Online registration is now live, and can be accessed here: http://ow.ly/p9Ckk

The conference is free for all attendees, and a buffet-style lunch will be provided. There will be a post-conference dinner (for which payment can be made on the day) – please indicate if you wish to attend at the registration check out.

There are a limited number of travel bursaries available for postgraduates who wish to attend, which have been generously provided for by the AHRC. PGRs in the North West of the UK are particularly encouraged to apply. To apply for a bursary, please send an email to rcas.nw@gmail.com

The conference will be held on the University of Liverpool campus. For directions, please refer to: http://www.liv.ac.uk/maps/visiting/

Registration and breaks will be held in the HLC social area, which is located in the History department at 9-11 Abercromby square (building 145 on the campus map). Panels will be held in Lecture Theatre 3 in the Law Building – recently renamed South Campus Teaching Hub (building 120 on the campus map). Please refer to the campus map here: http://www.liv.ac.uk/files/docs/maps/liverpool-university-campus-map.pdf

For more information, please contact the RCAS committee via email at rcas.nw@gmail.com

UoLUoMAHRC

Call for Papers for the First RCAS Conference: ‘American Bodies Across Time and Space: Theories, Methods and Meanings’

We are pleased to announce our first conference to be held at the University of Liverpool on 25th October 2013, with keynote speaker Dr Susan Currell, from the University of Sussex. Please see the call for papers below.

American Bodies Across Time and Space: Theories, Methods and Meanings

This interdisciplinary one-day conference will seek to address the study of American bodies and the meanings that have been attached to them in different time periods and locations from the pre-colonial era to the present day. Acknowledging the centrality of the body as a category of analysis in a variety of academic disciplines, we will use this focus to, firstly, foster debate on meanings attached to American bodies and insights that can be gained from their study, and secondly, to explore new and established theories and methodologies. Papers should include both of these elements. We welcome proposals with a focus on any area of North America.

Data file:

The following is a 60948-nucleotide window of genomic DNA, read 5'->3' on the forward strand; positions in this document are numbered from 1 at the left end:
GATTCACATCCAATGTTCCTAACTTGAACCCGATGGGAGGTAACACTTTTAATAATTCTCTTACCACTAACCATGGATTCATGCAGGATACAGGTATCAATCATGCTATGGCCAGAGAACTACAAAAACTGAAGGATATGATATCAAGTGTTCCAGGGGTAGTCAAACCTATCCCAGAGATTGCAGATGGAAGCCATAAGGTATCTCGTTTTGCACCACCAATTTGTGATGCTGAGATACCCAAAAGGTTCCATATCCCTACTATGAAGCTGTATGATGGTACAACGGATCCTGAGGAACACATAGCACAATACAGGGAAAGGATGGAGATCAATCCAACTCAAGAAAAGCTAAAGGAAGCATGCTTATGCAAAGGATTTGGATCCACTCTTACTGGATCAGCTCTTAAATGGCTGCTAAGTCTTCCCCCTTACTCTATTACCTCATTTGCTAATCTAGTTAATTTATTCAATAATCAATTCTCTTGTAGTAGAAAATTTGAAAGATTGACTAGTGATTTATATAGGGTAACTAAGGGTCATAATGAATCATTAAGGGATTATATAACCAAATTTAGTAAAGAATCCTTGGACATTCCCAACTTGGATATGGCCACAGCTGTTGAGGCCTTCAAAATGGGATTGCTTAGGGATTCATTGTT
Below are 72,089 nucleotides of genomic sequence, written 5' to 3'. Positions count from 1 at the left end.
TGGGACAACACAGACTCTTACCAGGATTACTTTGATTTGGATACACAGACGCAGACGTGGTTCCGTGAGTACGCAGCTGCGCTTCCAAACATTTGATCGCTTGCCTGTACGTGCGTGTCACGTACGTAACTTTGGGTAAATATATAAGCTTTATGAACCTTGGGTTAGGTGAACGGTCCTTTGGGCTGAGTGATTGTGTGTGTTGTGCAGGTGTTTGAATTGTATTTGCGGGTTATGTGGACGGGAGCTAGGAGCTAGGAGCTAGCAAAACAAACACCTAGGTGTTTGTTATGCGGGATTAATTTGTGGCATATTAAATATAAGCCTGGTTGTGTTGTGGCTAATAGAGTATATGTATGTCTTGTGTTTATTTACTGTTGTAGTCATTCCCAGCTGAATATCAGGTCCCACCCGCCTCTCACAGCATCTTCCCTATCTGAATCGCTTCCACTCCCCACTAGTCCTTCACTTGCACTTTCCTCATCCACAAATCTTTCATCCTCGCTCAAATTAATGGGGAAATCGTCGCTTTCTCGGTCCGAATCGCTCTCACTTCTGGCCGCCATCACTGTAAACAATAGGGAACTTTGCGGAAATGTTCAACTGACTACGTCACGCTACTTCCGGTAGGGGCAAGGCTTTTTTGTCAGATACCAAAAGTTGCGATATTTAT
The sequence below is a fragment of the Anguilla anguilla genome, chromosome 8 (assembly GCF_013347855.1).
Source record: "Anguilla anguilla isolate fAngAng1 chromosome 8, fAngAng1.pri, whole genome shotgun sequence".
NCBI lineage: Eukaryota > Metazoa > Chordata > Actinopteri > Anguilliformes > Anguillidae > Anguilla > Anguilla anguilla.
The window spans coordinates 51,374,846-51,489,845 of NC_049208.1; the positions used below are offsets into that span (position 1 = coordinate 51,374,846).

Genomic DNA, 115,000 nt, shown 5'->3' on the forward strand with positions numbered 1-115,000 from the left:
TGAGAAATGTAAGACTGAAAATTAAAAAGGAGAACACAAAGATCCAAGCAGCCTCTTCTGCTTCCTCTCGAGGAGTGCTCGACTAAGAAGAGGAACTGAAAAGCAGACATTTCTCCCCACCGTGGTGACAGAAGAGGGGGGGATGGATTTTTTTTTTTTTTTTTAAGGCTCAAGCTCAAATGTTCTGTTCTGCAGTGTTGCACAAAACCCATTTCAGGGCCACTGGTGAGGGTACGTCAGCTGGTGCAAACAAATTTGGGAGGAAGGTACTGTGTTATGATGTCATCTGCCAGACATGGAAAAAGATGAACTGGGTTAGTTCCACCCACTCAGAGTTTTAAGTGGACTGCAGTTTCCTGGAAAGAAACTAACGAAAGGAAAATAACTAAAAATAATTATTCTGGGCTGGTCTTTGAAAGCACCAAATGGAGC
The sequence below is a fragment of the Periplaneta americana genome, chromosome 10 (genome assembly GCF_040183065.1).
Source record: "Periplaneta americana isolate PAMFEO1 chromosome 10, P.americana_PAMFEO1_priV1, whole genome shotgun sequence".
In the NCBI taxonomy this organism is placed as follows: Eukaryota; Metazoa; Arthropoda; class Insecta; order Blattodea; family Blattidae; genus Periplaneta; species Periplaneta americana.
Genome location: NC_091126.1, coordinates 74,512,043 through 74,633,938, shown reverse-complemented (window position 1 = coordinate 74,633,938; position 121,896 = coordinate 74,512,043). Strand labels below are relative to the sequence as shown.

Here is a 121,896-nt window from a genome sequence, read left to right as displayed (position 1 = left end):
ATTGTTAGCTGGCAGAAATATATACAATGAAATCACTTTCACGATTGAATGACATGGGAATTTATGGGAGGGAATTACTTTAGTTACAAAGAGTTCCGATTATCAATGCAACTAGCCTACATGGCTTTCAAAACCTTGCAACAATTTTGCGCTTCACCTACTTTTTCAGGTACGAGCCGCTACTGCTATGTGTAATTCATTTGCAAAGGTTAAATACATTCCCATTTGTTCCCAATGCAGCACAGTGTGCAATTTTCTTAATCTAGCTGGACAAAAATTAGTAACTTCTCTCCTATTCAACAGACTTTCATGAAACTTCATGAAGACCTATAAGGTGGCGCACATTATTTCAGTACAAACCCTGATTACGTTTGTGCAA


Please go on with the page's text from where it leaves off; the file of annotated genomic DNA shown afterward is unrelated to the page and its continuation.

Topics may include, but are not limited to an engagement with the following ideas:

  • Intersections between ‘race’, region, gender, migration, nation, sexuality, disability, and class as manifested or performed through the body
  • Embodiment as experience, as a process, as a problem
  • Forces and discourses coordinating bodies in time and space
  • The commodification, pathologisation, objectification, categorisation, regulation, surveillance, extermination, display and performance of the body
  • Current body-related issues such as exercise, obesity, cosmetic enhancement, pornography, addiction, amputation, and abortion
  • The value and relevance of non-human bodies – animal, insect, alien, cyborg, plastic and post-human – to the study of American society and culture
  • Deviant bodies, dysfunctional bodies, disembodiments, bodies and emotions, transnational bodies, environments and the body, bodies and senses, experimental bodies, workers’ bodies, violence and the body, and dead bodies.

We encourage proposals from postgraduates and early career researchers, particularly those in the North West. Papers should be 20 minutes in length, and the deadline for proposals is 30 August 2013.  Please send a 250 word abstract of your paper, together with a one-page CV to rcas.nw@gmail.com.  Successful papers/proposals will be informed by 6 September 2013. Postgraduates and early-career researchers may apply for bursaries to attend the conference provided through the support of the AHRC. Speakers will receive preference. The conference will be hosted by the University of Liverpool on Friday 25 October 2013.

The keynote address will be delivered by Dr Susan Currell of the University of Sussex, editor and contributor to Popular Eugenics: National Efficiency and American Mass Culture in the 1930s (2006), and author of The March of Spare Time: The Problem and Promise of Leisure in the Great Depression (2005), and American Culture in the 1920s (2009).

RCAS North-West is a joint postgraduate initiative based at the University of Liverpool and the University of Manchester, which aims to promote the study of the United States and forge links between Americanists in all North West universities. For more details see rcasnorthwest.wordpress.com or our twitter page @rcasnorthwest.

UoLAHRCUoM